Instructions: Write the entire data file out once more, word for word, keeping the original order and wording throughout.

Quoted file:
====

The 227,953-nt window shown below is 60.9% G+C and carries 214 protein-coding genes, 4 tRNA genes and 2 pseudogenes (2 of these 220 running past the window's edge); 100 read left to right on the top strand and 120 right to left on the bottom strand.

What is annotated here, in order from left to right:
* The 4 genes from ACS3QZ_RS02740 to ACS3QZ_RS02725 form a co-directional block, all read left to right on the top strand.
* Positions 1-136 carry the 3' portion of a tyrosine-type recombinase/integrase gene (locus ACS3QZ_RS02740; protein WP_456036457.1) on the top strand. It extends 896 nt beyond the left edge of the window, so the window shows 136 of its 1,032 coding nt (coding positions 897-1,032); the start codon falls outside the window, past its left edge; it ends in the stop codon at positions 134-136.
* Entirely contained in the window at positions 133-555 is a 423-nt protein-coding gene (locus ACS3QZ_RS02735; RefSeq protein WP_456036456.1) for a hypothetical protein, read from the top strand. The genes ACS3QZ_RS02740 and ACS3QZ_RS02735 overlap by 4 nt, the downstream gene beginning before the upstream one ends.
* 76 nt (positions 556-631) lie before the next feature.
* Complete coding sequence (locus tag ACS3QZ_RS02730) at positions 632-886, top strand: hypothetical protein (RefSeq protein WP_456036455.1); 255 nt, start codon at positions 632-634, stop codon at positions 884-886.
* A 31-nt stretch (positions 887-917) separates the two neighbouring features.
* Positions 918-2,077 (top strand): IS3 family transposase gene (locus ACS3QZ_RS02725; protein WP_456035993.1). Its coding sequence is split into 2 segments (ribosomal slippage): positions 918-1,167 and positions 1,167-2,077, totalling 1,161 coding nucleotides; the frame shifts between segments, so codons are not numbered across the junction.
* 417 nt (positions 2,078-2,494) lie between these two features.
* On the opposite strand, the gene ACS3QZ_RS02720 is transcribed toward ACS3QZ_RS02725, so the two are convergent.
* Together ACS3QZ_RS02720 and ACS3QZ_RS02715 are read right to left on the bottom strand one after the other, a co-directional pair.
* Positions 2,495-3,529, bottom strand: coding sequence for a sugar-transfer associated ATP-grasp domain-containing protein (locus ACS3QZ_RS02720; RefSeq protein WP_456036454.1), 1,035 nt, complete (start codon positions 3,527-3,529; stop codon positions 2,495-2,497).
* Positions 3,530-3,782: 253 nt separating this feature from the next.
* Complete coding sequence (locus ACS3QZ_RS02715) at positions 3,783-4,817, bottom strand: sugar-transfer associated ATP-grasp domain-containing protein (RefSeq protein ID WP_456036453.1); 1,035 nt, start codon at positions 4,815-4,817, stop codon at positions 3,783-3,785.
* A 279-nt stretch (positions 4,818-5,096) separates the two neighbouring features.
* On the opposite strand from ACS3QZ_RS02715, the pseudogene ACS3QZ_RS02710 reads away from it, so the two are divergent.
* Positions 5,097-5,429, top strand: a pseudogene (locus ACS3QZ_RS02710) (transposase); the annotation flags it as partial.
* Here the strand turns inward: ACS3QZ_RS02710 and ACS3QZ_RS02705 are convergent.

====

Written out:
The 227,953-nt window shown below is 60.9% G+C and carries 214 protein-coding genes, 4 tRNA genes and 2 pseudogenes (2 of these 220 running past the window's edge); 100 read left to right on the top strand and 120 right to left on the bottom strand.

What is annotated here, in order from left to right:
* The 4 genes from ACS3QZ_RS02740 to ACS3QZ_RS02725 form a co-directional block, all read left to right on the top strand.
* Positions 1-136 carry the 3' portion of a tyrosine-type recombinase/integrase gene (locus ACS3QZ_RS02740; protein WP_456036457.1) on the top strand. It extends 896 nt beyond the left edge of the window, so the window shows 136 of its 1,032 coding nt (coding positions 897-1,032); the start codon falls outside the window, past its left edge; it ends in the stop codon at positions 134-136.
* Entirely contained in the window at positions 133-555 is a 423-nt protein-coding gene (locus ACS3QZ_RS02735; RefSeq protein WP_456036456.1) for a hypothetical protein, read from the top strand. The genes ACS3QZ_RS02740 and ACS3QZ_RS02735 overlap by 4 nt, the downstream gene beginning before the upstream one ends.
* 76 nt (positions 556-631) lie before the next feature.
* Complete coding sequence (locus tag ACS3QZ_RS02730) at positions 632-886, top strand: hypothetical protein (RefSeq protein WP_456036455.1); 255 nt, start codon at positions 632-634, stop codon at positions 884-886.
* A 31-nt stretch (positions 887-917) separates the two neighbouring features.
* Positions 918-2,077 (top strand): IS3 family transposase gene (locus ACS3QZ_RS02725; protein WP_456035993.1). Its coding sequence is split into 2 segments (ribosomal slippage): positions 918-1,167 and positions 1,167-2,077, totalling 1,161 coding nucleotides; the frame shifts between segments, so codons are not numbered across the junction.
* 417 nt (positions 2,078-2,494) lie between these two features.
* On the opposite strand, the gene ACS3QZ_RS02720 is transcribed toward ACS3QZ_RS02725, so the two are convergent.
* Together ACS3QZ_RS02720 and ACS3QZ_RS02715 are read right to left on the bottom strand one after the other, a co-directional pair.
* Positions 2,495-3,529, bottom strand: coding sequence for a sugar-transfer associated ATP-grasp domain-containing protein (locus ACS3QZ_RS02720; RefSeq protein WP_456036454.1), 1,035 nt, complete (start codon positions 3,527-3,529; stop codon positions 2,495-2,497).
* Positions 3,530-3,782: 253 nt separating this feature from the next.
* Complete coding sequence (locus ACS3QZ_RS02715) at positions 3,783-4,817, bottom strand: sugar-transfer associated ATP-grasp domain-containing protein (RefSeq protein ID WP_456036453.1); 1,035 nt, start codon at positions 4,815-4,817, stop codon at positions 3,783-3,785.
* A 279-nt stretch (positions 4,818-5,096) separates the two neighbouring features.
* On the opposite strand from ACS3QZ_RS02715, the pseudogene ACS3QZ_RS02710 reads away from it, so the two are divergent.
* Positions 5,097-5,429, top strand: a pseudogene (locus ACS3QZ_RS02710) (transposase); the annotation flags it as partial.
* Here the strand turns inward: ACS3QZ_RS02710 and ACS3QZ_RS02705 are convergent.